Point 2 is so random. Not that I'm not in favour of such randomness. Again it seems to be a very clear admission that prohibition has failed. It's remarkably different from the Chinese approach, where you'd be locked in a brightly lit cell for a good week then sent away with no conviction. Not sure about the ethics there, but I have a feeling which method is more likely to make people reconsider using drugs, if drugs are in fact a problem. I've no idea what kind of message the NZ justice system is trying to send ...other than don't grow and sell and don't let the drugs impair your ability to drive or pass roadside tests. Seems like a final whimper before decriminalization.

    Te Ika-a-Māui • Since Mar 2008 • 2281 posts Report Reply

  • Graeme Edgeler,

    Well, I waited 2 years to be able to drive with legal mind altering drugs, and a blood test for me shows up as alcohol reading because my drugs indicate the same blah blah blah that alcohol does but a professional understands this, and would cops?

    Can I suggest going with a breath test =)

    Wellington, New Zealand • Since Nov 2006 • 3205 posts Report Reply

  • TracyMac,

    Graeme, point 2 is very interesting. At least that's a positive step, although I'm sure the coppers will be knocking on your door (with a sledgehammer) in a week or two anyway because they have "due cause" to assume you have drugs in your house. We'll have to see how that plays out.

    Still, it doesn't address what I understand iis the binary nature of this kind of testing - something in the blood = impairment. As I mentioned, there are plenty of drugs that remain in body fat (and thus the bloodstream) for extended periods, beyond the point where they're having an effect. If there were defined thresholds that seemed to have some actual validity, then perhaps I might feel a bit more comfortable about the idea.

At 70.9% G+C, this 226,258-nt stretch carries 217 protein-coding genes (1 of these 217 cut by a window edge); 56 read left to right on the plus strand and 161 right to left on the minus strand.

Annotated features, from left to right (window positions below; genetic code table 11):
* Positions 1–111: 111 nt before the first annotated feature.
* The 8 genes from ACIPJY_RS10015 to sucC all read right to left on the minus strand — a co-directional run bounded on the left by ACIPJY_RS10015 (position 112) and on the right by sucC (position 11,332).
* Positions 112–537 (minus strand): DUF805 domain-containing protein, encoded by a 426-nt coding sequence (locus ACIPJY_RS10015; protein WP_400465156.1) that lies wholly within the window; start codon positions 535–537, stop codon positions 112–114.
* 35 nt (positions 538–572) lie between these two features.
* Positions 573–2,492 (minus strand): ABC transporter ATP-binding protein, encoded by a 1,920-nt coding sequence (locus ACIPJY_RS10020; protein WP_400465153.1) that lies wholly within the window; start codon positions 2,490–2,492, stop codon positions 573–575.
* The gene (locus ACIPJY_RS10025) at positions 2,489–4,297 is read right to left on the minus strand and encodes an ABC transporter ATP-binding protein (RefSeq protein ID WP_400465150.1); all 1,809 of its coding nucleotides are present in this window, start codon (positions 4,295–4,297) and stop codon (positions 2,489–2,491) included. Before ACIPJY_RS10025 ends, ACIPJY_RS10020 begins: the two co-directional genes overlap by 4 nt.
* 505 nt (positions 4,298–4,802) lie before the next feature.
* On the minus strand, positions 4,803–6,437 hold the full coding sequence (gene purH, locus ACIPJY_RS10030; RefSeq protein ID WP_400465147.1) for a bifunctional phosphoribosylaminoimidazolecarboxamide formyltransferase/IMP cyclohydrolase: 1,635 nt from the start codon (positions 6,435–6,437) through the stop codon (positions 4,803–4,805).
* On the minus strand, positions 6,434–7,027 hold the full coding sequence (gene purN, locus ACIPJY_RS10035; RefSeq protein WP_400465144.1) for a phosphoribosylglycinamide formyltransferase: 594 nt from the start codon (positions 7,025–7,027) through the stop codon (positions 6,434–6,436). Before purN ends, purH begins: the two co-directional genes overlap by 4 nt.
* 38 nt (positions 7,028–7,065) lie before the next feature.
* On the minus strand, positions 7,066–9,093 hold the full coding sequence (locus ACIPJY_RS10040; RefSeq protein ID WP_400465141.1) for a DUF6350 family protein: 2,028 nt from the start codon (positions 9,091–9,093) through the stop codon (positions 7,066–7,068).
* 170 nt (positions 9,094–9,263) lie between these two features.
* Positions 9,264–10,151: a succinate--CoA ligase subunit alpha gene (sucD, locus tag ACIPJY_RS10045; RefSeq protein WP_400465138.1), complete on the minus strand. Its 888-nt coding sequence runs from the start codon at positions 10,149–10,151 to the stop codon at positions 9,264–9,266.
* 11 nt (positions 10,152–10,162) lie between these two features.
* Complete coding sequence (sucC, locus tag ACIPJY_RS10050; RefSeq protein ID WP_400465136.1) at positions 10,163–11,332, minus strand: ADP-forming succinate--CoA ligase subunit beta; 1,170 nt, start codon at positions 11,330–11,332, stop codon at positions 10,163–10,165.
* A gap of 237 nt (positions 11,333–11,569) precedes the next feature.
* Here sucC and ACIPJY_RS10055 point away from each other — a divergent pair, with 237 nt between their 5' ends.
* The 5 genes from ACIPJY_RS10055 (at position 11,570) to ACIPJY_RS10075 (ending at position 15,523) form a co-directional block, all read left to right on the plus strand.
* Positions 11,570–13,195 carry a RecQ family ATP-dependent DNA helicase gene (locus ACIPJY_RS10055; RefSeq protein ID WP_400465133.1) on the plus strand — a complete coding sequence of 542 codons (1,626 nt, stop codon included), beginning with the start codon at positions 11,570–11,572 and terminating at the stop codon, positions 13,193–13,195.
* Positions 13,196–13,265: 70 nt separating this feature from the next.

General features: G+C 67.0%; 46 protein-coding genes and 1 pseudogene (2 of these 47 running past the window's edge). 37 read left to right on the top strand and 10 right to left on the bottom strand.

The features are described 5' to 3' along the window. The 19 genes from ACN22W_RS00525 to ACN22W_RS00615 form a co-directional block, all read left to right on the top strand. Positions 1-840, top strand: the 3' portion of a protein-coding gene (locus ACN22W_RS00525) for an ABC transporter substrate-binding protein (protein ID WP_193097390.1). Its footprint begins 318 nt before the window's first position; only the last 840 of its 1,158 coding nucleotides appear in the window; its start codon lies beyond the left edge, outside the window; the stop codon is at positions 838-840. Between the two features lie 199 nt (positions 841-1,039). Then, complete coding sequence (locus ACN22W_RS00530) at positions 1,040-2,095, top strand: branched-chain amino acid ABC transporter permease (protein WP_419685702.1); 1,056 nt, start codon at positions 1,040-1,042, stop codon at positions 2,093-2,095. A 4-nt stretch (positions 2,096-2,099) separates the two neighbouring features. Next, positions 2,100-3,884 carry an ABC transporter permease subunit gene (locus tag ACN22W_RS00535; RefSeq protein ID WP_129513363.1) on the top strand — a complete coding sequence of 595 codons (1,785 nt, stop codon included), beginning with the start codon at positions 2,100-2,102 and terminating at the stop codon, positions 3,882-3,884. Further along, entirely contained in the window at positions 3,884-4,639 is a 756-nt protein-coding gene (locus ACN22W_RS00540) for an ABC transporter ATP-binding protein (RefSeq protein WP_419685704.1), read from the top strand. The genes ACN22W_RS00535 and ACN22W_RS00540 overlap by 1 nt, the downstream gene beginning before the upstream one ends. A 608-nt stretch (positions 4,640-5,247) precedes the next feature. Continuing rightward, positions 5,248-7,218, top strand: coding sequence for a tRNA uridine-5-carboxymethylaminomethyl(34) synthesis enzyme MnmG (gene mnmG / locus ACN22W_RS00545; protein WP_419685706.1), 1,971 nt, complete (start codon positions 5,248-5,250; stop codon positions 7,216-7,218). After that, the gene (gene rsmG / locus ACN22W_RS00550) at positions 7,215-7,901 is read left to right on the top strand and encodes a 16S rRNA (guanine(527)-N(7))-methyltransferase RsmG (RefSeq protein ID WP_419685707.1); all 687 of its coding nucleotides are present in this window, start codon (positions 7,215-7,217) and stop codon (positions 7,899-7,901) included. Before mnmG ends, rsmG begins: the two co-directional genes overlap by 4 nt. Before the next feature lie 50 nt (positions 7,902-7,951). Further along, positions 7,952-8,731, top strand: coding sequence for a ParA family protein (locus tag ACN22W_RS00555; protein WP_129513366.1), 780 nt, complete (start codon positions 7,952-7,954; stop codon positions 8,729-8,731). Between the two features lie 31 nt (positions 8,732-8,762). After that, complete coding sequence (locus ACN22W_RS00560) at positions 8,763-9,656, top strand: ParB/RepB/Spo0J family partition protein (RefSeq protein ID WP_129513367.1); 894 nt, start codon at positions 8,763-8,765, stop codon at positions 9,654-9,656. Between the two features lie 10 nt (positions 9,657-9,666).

I've never driven while stoned, but I have driven within a month of smoking pot, and a standard THC test would find it, no problems. I think that sucks.

    Canberra, West Island • Since Nov 2006 • 701 posts Report Reply

  • Graeme Edgeler,

    Tracy - the assumption is not something in blood = impairment.

    It's: test for impairment; if the driver is impaired, test for drugs. A positive drugs test isn't enough.

    Wellington, New Zealand • Since Nov 2006 • 3205 posts Report Reply

  • BenWilson,

    One good thing about the impairment test is that you can do it on yourself. It's probably a good idea too. If your body control and perceptions are out by that much, then that's a good reason not to get behind the wheel.

    Auckland • Since Nov 2006 • 10650 posts Report Reply

  • FletcherB,

    What if your perception is out so far that you didnt detect that you failed? :)

    West Auckland • Since Nov 2006 • 889 posts Report Reply

  • BenWilson,

    You're definitely way too wasted. If you haven't noticed that , then you definitely deserve to face the music.

    Auckland • Since Nov 2006 • 10650 posts Report Reply